I hope it’s been a good Thanksgiving for producers, mid-streamers, exporters, consumers, in fact anyone connected with the U.S. NGL business. I was pleased to see that I wasn’t the only one linking propane to Thanksgiving, as I came across a lovely website and a blog produced by Blue Rhino, who appear to be an “exchange of cylinder” driven retailer. Well they have published a blog called “The Beginner’s Guide to the Perfect Thanksgiving Meal”, and in the first paragraph they have mentioned the word “grill” 4 times, just to make sure I have an idea of what’s coming next.
On Friday I decided to try and explain what lays behind the EIA’s weekly inventory numbers, the numbers they know, and the ones they don’t. Although there is a degree of uncertainty regarding production, at least there was a number we could decipher, as there also was for imports and exports, but that’s about where it all stopped. I mentioned we had to make a lot of assumptions, the biggest one being U.S. domestic propane demand. Are we getting it right or wrong?
The beauty of the U.S. NGL market is that it’s full of statistics, in fact, America does statistics very well, just take a look at American sports and you’ll see why. With so many numbers to digest in the NGL world, it tends to draw our attention to the U.S. more often than not, maybe too much. Not surprisingly it does influence what I see and think, and I’m starting to believe the U.S. has taken over as the driving force of the whole international market.
It’s a bit like trying to find a red bus on London’s Oxford Street when you really need one, just when the market could have done with a few extra LPG cargoes appearing from the U.S. Gulf, as well as more clarity on when new midstream and export expansion capacity was about to arrive, nothing much happened, but the clock keeps ticking, and with the blink of an eye we will be seeing in the New Year, 2020. It looks to me as if all those red buses are going to arrive pretty much all at once, but will we have enough passengers, or in our world, NGL production, to fill the bus up.
Over 30 years ago I made my first, and until last week, my most recent visit to Mont Belvieu, Texas, about 40 miles to the east of Houston, along Highway Interstate 10. In the 1980s, I remember there were a few pipes poking out of the ground, and I had just visited Enterprise’s already impressive Terminal, I won’t say export terminal, as they were doing both exports and imports at the time. But now the whole area is a vast array of fractionation towers sprouting up in all areas. Some tall, some not so tall, but none were small.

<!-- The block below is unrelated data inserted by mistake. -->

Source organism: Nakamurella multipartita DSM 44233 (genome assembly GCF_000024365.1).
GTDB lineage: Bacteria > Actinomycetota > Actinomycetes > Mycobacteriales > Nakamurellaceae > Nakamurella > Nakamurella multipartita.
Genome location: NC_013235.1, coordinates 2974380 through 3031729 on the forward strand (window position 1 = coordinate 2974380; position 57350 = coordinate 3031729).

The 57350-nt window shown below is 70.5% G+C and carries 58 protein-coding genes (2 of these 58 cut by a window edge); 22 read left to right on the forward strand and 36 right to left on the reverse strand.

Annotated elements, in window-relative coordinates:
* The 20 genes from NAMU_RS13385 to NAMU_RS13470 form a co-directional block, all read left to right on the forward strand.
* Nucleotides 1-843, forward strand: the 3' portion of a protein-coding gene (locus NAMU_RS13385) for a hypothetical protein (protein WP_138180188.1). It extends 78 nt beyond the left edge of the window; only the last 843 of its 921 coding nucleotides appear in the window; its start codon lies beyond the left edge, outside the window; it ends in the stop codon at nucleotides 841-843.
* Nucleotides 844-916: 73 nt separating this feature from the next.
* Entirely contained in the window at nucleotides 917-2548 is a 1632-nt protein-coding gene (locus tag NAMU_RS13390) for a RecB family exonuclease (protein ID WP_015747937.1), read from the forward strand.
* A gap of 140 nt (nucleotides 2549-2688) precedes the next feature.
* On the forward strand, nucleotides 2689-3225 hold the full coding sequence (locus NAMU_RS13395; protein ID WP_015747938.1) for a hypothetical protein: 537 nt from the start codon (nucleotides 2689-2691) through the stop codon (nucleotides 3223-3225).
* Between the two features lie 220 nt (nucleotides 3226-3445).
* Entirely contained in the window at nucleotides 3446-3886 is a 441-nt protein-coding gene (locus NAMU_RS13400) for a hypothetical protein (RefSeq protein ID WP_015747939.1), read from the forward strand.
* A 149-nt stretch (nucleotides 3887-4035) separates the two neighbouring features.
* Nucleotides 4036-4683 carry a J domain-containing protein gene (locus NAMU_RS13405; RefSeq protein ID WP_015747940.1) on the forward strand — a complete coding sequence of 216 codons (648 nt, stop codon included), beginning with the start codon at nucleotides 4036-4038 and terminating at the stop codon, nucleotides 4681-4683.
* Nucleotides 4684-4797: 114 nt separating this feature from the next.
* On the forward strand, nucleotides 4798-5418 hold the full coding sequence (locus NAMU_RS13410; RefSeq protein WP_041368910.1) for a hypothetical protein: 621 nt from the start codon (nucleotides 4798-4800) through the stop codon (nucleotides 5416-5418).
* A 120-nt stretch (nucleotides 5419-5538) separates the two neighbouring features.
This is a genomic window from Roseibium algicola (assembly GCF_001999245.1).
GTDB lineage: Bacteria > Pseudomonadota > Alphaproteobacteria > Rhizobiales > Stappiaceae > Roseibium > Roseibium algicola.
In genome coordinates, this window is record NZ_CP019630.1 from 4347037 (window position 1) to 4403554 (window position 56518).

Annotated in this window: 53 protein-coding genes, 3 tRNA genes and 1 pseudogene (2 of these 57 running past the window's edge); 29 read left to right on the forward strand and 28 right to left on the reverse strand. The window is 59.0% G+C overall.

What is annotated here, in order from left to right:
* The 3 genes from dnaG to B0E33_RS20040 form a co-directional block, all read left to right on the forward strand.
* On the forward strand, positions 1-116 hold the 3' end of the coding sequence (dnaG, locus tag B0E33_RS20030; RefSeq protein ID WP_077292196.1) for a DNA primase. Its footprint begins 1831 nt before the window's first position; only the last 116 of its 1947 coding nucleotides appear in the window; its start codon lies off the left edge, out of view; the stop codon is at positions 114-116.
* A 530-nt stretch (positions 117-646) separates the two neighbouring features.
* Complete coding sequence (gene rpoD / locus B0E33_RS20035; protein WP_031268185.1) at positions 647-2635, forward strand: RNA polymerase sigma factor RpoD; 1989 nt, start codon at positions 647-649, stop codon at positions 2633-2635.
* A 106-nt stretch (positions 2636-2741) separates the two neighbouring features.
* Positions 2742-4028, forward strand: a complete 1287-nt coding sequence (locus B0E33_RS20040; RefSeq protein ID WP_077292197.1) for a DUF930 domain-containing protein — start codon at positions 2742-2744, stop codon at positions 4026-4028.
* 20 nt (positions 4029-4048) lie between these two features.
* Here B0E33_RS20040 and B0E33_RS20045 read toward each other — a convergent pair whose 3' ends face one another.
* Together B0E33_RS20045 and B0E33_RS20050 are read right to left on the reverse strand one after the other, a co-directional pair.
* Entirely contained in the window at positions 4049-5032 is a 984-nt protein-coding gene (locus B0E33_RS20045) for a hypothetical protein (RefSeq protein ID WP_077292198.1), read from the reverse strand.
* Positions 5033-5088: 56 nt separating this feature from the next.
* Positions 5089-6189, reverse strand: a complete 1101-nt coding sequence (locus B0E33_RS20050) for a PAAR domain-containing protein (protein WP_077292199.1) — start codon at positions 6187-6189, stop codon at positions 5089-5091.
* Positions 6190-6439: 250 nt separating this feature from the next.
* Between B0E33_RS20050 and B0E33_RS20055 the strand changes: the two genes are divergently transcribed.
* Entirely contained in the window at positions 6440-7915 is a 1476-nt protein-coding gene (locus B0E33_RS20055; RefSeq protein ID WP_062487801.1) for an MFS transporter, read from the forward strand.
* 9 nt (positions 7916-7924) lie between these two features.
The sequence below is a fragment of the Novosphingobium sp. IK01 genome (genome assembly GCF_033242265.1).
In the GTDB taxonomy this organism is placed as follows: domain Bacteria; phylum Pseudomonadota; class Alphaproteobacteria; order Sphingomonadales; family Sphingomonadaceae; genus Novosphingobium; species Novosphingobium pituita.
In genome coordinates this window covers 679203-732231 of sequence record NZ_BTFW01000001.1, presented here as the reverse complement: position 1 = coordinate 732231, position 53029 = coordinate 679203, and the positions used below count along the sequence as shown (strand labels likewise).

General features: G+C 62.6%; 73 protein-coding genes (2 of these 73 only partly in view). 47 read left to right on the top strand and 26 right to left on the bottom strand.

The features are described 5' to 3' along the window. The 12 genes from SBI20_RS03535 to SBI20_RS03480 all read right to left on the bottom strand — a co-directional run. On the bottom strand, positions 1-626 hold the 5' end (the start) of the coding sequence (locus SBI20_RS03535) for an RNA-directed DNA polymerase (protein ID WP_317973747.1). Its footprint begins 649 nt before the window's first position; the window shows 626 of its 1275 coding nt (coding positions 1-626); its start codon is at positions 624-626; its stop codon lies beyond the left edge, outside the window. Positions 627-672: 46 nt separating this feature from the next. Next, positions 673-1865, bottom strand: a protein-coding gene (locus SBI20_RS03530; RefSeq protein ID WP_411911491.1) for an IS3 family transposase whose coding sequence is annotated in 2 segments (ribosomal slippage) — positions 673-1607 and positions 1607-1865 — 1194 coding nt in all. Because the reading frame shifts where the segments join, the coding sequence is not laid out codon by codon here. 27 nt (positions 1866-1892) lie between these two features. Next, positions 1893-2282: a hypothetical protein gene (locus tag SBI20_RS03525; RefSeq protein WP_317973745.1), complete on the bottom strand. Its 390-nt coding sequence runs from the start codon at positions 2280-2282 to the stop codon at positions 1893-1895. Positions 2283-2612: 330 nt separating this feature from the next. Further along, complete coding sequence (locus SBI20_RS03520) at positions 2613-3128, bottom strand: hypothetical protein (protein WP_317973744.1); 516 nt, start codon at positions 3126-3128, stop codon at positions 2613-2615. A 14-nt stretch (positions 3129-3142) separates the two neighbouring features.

I’m really enjoying looking in on the LPG market from the perimeter fence for once, and there’s no bigger question on my mind than, when? The “when” relates to when are we going to see somebody in the LPG shipping market really break the new building ice, not just crack it in a couple of places. The gauntlet has been thrown down, but will anyone pick it up?
In yesterday’s SIMON SAYS I suggested that the perceived axiom of U.S. shale development’s future, the export barrel, was having a degree of doubt bestowed upon it., Albeit a somewhat near-sighted view, but as people say, be careful what you wish for! With U.S. inventory levels teasing the record peaks of November 2015, a lot is hinging on the weather in the U.S., and in case it might come as a late, but very welcome saviour.
There’s an unusual feel about the LPG market at the moment, with a number of questions that just seem too difficult to answer, some may never get answered. One question though that always seems to be on the lips of LPG players around the world is the weather. It’s not just the way us Brits, as we are affectionately referred to here in Texas, start a morning conversation, it’s also what drives our market, especially over the next couple of quarters.
In yesterday’s SIMON SAYS I explored how we should interpret the negative news coming out, seemingly all over the place, on the performance of the world economy, the increased likelihood of entering a period of recession, the impact this will have on demand, and what this will all mean for the LPG market.